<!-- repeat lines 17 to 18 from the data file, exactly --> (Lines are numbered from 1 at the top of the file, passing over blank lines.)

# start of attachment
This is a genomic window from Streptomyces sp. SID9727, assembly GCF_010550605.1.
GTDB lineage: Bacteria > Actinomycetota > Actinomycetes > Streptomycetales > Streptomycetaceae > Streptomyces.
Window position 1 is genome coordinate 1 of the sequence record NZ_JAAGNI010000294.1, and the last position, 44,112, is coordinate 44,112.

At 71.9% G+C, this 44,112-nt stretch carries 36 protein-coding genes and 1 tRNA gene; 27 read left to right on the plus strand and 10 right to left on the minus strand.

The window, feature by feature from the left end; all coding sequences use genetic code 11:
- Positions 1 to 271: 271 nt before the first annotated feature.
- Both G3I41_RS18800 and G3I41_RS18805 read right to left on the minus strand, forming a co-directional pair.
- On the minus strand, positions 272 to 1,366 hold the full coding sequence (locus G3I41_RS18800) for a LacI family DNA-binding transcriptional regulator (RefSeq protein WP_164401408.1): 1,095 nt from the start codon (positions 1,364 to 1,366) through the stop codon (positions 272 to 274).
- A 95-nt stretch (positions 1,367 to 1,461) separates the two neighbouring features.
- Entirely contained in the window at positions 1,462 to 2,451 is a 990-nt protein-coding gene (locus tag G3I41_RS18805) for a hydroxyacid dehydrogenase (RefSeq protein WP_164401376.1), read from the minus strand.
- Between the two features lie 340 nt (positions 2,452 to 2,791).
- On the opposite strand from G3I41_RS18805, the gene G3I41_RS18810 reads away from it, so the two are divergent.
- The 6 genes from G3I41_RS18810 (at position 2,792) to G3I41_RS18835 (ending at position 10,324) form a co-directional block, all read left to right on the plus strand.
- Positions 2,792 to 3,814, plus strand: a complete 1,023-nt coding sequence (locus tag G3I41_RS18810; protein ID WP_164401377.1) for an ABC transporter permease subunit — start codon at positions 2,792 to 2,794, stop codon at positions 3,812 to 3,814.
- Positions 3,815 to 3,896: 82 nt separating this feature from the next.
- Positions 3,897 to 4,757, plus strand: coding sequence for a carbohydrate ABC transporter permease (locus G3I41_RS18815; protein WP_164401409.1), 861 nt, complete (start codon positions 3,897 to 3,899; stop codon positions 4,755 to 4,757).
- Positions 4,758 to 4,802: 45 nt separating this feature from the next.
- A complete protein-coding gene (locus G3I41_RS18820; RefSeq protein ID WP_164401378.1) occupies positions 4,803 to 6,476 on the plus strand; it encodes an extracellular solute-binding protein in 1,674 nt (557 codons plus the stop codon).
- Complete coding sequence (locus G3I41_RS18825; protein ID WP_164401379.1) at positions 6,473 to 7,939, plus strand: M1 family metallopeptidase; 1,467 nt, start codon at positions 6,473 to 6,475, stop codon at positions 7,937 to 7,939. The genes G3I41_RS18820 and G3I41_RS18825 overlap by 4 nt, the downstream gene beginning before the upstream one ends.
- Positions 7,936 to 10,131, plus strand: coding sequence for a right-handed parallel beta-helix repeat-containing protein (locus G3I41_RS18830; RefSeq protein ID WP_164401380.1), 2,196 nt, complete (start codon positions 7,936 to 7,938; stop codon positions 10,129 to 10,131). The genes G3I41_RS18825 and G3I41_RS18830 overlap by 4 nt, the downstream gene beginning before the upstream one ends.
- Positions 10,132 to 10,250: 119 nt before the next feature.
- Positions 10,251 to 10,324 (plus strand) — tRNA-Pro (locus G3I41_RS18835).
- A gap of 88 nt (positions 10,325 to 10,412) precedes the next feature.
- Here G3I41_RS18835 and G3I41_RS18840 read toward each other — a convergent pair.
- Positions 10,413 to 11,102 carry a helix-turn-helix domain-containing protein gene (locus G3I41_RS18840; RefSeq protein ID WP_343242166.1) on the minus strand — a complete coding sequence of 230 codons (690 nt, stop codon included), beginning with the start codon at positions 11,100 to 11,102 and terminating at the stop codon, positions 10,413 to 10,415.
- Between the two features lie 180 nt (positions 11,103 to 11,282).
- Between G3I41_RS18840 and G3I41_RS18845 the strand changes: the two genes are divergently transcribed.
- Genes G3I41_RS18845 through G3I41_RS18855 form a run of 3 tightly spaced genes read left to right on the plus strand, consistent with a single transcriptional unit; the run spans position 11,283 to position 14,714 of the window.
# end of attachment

- Positions 4,758 to 4,802: 45 nt separating this feature from the next.
- A complete protein-coding gene (locus G3I41_RS18820; RefSeq protein ID WP_164401378.1) occupies positions 4,803 to 6,476 on the plus strand; it encodes an extracellular solute-binding protein in 1,674 nt (557 codons plus the stop codon).